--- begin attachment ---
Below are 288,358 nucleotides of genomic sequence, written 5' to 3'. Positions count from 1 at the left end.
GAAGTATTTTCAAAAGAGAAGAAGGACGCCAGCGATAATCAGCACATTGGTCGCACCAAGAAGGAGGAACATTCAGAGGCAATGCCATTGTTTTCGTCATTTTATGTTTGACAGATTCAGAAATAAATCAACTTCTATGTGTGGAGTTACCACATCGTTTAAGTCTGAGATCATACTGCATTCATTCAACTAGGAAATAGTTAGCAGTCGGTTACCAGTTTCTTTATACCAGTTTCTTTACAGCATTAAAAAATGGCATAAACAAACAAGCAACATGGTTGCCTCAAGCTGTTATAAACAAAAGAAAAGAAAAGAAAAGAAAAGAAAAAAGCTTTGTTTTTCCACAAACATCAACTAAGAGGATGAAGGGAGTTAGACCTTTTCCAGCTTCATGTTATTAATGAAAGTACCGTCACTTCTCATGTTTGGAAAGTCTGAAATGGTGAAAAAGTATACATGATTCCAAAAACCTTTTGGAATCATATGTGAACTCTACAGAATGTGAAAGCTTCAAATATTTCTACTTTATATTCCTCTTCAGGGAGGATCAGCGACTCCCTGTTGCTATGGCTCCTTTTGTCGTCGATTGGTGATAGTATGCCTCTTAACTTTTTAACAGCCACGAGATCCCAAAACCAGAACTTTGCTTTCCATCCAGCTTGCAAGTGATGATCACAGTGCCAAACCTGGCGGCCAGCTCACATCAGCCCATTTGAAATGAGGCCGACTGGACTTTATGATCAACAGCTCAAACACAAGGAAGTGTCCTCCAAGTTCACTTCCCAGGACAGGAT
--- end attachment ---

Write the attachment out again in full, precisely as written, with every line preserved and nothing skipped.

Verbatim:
Below are 288,358 nucleotides of genomic sequence, written 5' to 3'. Positions count from 1 at the left end.
GAAGTATTTTCAAAAGAGAAGAAGGACGCCAGCGATAATCAGCACATTGGTCGCACCAAGAAGGAGGAACATTCAGAGGCAATGCCATTGTTTTCGTCATTTTATGTTTGACAGATTCAGAAATAAATCAACTTCTATGTGTGGAGTTACCACATCGTTTAAGTCTGAGATCATACTGCATTCATTCAACTAGGAAATAGTTAGCAGTCGGTTACCAGTTTCTTTATACCAGTTTCTTTACAGCATTAAAAAATGGCATAAACAAACAAGCAACATGGTTGCCTCAAGCTGTTATAAACAAAAGAAAAGAAAAGAAAAGAAAAGAAAAAAGCTTTGTTTTTCCACAAACATCAACTAAGAGGATGAAGGGAGTTAGACCTTTTCCAGCTTCATGTTATTAATGAAAGTACCGTCACTTCTCATGTTTGGAAAGTCTGAAATGGTGAAAAAGTATACATGATTCCAAAAACCTTTTGGAATCATATGTGAACTCTACAGAATGTGAAAGCTTCAAATATTTCTACTTTATATTCCTCTTCAGGGAGGATCAGCGACTCCCTGTTGCTATGGCTCCTTTTGTCGTCGATTGGTGATAGTATGCCTCTTAACTTTTTAACAGCCACGAGATCCCAAAACCAGAACTTTGCTTTCCATCCAGCTTGCAAGTGATGATCACAGTGCCAAACCTGGCGGCCAGCTCACATCAGCCCATTTGAAATGAGGCCGACTGGACTTTATGATCAACAGCTCAAACACAAGGAAGTGTCCTCCAAGTTCACTTCCCAGGACAGGAT